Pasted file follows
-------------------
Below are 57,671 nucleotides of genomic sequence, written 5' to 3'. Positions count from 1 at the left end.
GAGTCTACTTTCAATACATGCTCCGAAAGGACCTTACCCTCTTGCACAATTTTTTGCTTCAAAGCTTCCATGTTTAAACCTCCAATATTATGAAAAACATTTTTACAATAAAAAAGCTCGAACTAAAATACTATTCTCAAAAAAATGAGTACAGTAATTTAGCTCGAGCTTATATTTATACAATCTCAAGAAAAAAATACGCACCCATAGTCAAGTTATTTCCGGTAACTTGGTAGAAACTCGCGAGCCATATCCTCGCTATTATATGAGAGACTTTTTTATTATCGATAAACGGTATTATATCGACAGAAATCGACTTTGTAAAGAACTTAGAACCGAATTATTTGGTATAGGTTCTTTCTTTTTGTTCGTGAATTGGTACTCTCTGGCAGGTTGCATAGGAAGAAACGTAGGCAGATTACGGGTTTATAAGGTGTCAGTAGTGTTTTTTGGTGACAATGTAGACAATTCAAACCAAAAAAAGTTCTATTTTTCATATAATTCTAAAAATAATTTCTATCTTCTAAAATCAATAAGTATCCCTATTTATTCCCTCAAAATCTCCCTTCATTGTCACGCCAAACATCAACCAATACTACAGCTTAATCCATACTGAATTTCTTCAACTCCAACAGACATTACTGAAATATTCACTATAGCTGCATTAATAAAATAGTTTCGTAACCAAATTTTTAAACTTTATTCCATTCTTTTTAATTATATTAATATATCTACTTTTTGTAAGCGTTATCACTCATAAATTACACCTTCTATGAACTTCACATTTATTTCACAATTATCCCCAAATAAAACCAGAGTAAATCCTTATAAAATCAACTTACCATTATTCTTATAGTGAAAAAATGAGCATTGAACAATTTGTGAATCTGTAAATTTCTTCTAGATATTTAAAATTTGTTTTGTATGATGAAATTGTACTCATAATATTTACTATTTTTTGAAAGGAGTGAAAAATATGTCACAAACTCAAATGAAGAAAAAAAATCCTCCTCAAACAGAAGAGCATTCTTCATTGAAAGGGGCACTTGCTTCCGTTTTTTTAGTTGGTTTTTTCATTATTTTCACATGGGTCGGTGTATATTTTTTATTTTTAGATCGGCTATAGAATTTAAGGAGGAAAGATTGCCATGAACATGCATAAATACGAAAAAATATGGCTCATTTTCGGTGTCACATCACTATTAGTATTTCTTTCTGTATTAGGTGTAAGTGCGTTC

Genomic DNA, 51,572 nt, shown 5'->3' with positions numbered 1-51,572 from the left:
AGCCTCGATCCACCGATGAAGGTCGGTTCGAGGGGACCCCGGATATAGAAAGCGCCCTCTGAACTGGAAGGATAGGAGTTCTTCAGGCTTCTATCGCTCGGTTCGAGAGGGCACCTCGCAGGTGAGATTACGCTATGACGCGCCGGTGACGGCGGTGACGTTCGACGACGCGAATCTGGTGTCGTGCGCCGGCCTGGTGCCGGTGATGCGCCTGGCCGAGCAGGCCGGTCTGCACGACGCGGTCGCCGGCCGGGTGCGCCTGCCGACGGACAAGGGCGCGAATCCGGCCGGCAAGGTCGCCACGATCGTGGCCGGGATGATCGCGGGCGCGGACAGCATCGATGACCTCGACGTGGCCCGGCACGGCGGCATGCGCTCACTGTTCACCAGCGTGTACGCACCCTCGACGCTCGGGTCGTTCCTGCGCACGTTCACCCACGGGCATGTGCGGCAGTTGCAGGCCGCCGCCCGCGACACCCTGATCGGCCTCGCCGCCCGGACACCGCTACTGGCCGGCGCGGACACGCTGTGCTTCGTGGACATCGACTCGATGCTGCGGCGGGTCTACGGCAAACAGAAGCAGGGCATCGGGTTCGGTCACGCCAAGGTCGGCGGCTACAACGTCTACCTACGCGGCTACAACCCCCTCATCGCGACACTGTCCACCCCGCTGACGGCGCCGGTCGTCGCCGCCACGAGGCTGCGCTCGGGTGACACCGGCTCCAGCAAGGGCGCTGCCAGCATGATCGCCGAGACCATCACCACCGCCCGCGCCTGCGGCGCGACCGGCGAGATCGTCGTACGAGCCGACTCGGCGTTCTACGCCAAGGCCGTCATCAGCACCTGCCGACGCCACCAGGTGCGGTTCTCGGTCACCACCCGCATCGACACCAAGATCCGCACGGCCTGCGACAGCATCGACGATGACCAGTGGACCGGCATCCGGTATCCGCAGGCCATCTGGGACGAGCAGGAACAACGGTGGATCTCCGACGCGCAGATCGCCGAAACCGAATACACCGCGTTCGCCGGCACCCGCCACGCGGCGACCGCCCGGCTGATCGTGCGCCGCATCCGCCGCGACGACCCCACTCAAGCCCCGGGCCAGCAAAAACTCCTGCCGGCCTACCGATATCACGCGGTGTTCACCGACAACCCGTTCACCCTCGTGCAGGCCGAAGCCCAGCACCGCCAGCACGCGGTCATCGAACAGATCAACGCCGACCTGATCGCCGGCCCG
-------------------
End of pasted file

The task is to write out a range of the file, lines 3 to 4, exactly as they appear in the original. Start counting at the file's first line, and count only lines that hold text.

Genomic DNA, 51,572 nt, shown 5'->3' with positions numbered 1-51,572 from the left:
AGCCTCGATCCACCGATGAAGGTCGGTTCGAGGGGACCCCGGATATAGAAAGCGCCCTCTGAACTGGAAGGATAGGAGTTCTTCAGGCTTCTATCGCTCGGTTCGAGAGGGCACCTCGCAGGTGAGATTACGCTATGACGCGCCGGTGACGGCGGTGACGTTCGACGACGCGAATCTGGTGTCGTGCGCCGGCCTGGTGCCGGTGATGCGCCTGGCCGAGCAGGCCGGTCTGCACGACGCGGTCGCCGGCCGGGTGCGCCTGCCGACGGACAAGGGCGCGAATCCGGCCGGCAAGGTCGCCACGATCGTGGCCGGGATGATCGCGGGCGCGGACAGCATCGATGACCTCGACGTGGCCCGGCACGGCGGCATGCGCTCACTGTTCACCAGCGTGTACGCACCCTCGACGCTCGGGTCGTTCCTGCGCACGTTCACCCACGGGCATGTGCGGCAGTTGCAGGCCGCCGCCCGCGACACCCTGATCGGCCTCGCCGCCCGGACACCGCTACTGGCCGGCGCGGACACGCTGTGCTTCGTGGACATCGACTCGATGCTGCGGCGGGTCTACGGCAAACAGAAGCAGGGCATCGGGTTCGGTCACGCCAAGGTCGGCGGCTACAACGTCTACCTACGCGGCTACAACCCCCTCATCGCGACACTGTCCACCCCGCTGACGGCGCCGGTCGTCGCCGCCACGAGGCTGCGCTCGGGTGACACCGGCTCCAGCAAGGGCGCTGCCAGCATGATCGCCGAGACCATCACCACCGCCCGCGCCTGCGGCGCGACCGGCGAGATCGTCGTACGAGCCGACTCGGCGTTCTACGCCAAGGCCGTCATCAGCACCTGCCGACGCCACCAGGTGCGGTTCTCGGTCACCACCCGCATCGACACCAAGATCCGCACGGCCTGCGACAGCATCGACGATGACCAGTGGACCGGCATCCGGTATCCGCAGGCCATCTGGGACGAGCAGGAACAACGGTGGATCTCCGACGCGCAGATCGCCGAAACCGAATACACCGCGTTCGCCGGCACCCGCCACGCGGCGACCGCCCGGCTGATCGTGCGCCGCATCCGCCGCGACGACCCCACTCAAGCCCCGGGCCAGCAAAAACTCCTGCCGGCCTACCGATATCACGCGGTGTTCACCGACAACCCGTTCACCCTCGTGCAGGCCGAAGCCCAGCACCGCCAGCACGCGGTCATCGAACAGATCAACGCCGACCTGATCGCCGGCCCG